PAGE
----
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Thursday, February 22, 2018

Hired: a review [feedly]

Hired: a review

For some time, I've asked that journalists leave the Westminster Bubble and look instead at ground truth. I'm delighted, therefore, that James Bloodworth has done just this. His latest book, Hired, describes his experiences of working on low wages – at an Amazon warehouse in Rugeley, a call centre in South Wales, as a care worker in Blackpool and as an Uber driver in London.

Of course, he's self-aware enough to acknowledge that he's a tourist. His experience necessarily misses a lot: the sense of despair that comes with knowing that low-wage work is for life; or the difficulties of juggling such work with care responsibilities, for example. However, when so much journalism consists of smears, prejudice and idle gossip whilst the voice of workers goes unheard, James' story is essential reading.

It raises many issues, which should challenge both left and right. I'll list just a few.

One, sad to say, is immigration: especially at Amazon, James is surrounded by Romanians. The issue here isn't just the perception, fuelled by employment agencies wanting to screw down pay and conditions, that there's a vast reserve army of migrants. It's also perhaps that migrants contribute to a lack of class cohesion at work.

Secondly, James shows that a big problem for the low-paid is not just the level of wages but the insecurity. You can get by on the money James made, albeit joylessly. But there are many possible disturbances to these: "mistakes" in calculating wages (surprisingly common); changes in hours; unexpected expenses; or trivial misdemeanours at work that get you the sack. Any of these can force you into to the world of loan-sharks or homelessness.

For me, this strengthens the case for a citizens' income: it provides security against such shocks.

Thirdly, low wages are unhealthy. James says he put on a stone whilst working at Amazon despite walking ten miles a day. The stress of work compels you to want a "momentary morale boost" such as a cigarette, chocolate or junk food. Add in the difficulties of fitting meals around irregular working hours, and the fact that low-wage work steals (pdf)cognitive bandwidth, and we're left with the fact that demands on the poor to eat well are simply unrealistic.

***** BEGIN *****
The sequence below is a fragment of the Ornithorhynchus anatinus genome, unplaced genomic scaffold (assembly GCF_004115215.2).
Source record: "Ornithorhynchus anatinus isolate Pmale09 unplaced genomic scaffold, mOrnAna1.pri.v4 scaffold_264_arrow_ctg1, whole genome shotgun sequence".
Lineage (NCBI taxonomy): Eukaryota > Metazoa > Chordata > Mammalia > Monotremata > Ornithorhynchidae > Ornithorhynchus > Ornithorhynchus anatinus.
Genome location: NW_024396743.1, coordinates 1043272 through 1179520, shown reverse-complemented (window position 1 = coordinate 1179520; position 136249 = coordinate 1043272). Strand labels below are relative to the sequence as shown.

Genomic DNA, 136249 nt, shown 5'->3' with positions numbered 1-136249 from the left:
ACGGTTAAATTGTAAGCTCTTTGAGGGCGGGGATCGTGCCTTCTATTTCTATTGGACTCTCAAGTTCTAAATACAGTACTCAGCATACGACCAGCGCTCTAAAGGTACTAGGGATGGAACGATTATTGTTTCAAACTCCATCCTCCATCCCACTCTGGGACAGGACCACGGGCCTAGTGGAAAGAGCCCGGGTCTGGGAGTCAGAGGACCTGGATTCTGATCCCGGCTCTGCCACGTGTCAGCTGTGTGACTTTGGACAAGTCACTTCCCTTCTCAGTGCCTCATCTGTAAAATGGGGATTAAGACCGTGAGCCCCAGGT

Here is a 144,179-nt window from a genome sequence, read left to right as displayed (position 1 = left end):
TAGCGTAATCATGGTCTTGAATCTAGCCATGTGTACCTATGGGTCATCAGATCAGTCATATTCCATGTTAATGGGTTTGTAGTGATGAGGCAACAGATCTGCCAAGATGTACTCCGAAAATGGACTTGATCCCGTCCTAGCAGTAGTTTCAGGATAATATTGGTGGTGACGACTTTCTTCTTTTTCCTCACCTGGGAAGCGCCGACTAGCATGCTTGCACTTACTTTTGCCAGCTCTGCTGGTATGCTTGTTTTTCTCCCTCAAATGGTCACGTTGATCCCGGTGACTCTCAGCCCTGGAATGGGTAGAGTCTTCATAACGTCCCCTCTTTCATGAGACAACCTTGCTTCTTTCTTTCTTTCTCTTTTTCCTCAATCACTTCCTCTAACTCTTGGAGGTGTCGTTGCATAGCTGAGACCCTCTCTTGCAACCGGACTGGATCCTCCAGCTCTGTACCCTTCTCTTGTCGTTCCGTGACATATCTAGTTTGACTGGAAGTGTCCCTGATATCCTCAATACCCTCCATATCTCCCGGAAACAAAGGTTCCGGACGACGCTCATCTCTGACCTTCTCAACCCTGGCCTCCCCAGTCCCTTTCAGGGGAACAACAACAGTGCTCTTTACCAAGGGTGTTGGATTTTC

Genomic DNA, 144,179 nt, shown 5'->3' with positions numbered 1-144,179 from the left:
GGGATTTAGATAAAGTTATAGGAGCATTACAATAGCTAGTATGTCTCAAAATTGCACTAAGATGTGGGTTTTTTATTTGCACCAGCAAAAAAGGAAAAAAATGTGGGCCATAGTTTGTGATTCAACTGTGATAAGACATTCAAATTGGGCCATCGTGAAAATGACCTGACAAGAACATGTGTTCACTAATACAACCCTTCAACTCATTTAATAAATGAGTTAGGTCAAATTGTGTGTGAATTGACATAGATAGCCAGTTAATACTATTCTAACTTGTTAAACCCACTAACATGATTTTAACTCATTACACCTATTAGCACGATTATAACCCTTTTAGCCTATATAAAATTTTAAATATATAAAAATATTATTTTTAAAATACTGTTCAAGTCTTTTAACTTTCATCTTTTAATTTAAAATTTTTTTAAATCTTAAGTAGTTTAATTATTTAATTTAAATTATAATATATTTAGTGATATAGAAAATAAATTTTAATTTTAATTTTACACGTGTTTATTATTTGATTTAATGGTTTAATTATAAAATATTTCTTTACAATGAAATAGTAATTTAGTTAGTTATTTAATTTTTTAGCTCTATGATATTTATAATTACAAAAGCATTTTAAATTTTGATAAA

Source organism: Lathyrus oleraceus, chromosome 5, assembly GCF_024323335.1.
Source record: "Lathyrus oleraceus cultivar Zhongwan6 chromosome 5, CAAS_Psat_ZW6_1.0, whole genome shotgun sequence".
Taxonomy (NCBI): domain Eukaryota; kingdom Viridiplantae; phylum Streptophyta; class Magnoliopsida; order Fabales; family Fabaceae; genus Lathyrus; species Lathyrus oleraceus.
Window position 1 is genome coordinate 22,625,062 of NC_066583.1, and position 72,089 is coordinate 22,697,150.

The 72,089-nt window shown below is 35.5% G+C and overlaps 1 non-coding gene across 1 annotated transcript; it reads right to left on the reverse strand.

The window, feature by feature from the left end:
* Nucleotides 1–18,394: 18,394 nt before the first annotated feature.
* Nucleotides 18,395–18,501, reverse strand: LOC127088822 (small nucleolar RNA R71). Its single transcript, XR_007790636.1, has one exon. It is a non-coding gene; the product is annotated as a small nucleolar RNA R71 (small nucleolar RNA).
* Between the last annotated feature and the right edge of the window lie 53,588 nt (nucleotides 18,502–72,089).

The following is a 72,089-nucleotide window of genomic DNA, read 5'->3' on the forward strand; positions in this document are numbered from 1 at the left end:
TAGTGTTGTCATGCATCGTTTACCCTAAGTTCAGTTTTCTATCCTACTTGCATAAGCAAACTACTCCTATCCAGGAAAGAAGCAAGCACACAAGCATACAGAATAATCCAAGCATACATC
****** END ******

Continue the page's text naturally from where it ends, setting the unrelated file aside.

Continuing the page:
What's more, poverty is oppression. James says:

Whether it was the employment agency underpaying you, the job centre messing you about or the rent-to-own store trying to bamboozle you there was often this running battle with the authorities.

This continues in the workplace. James describes how workers face intense distrust and constant surveillance by either technology or "petty fuhrers".

This oppression, however, doesn't come (directly) from fat plutocrats in top hats grinding the faces of the poor. Job centre staff who "treat you like scum", yobs who attack the homeless and the shop-floor tyrants at Amazon probably earn less than average wages. And yet they contribute massively to the misery of the worse-off. Yes, such people are under stress from those above them. But it's possible that they have, in James' words, "internalized the objectives of their gaolers."

And herein lies a depressing theme of Hired – the lack of class cohesion. James says: "Thatcherism's greatest success was probably in the gradual erosion of class solidarity." You get no sense in his book that his colleagues are active supporters of Corbyn or (worse still) that they have dense networks of friends or family to help them through the hard times. 

Granted, there's a danger here of romanticizing the past. The lack of class solidarity was a theme of Robert Tressell's Ragged Trousered Philanthropists and we must remember that trades union militancy was used to "preserve differentials" and to support Enoch Powell, as well as for more benign ends. Nevertheless, this reminds us of Marx's biggest error - the belief that class consciousness would increase over time.

Rightists like to tell us that there's more to poverty than a lack of money. They might be right, if not in the way they intend.  

 -- via my feedly newsfeed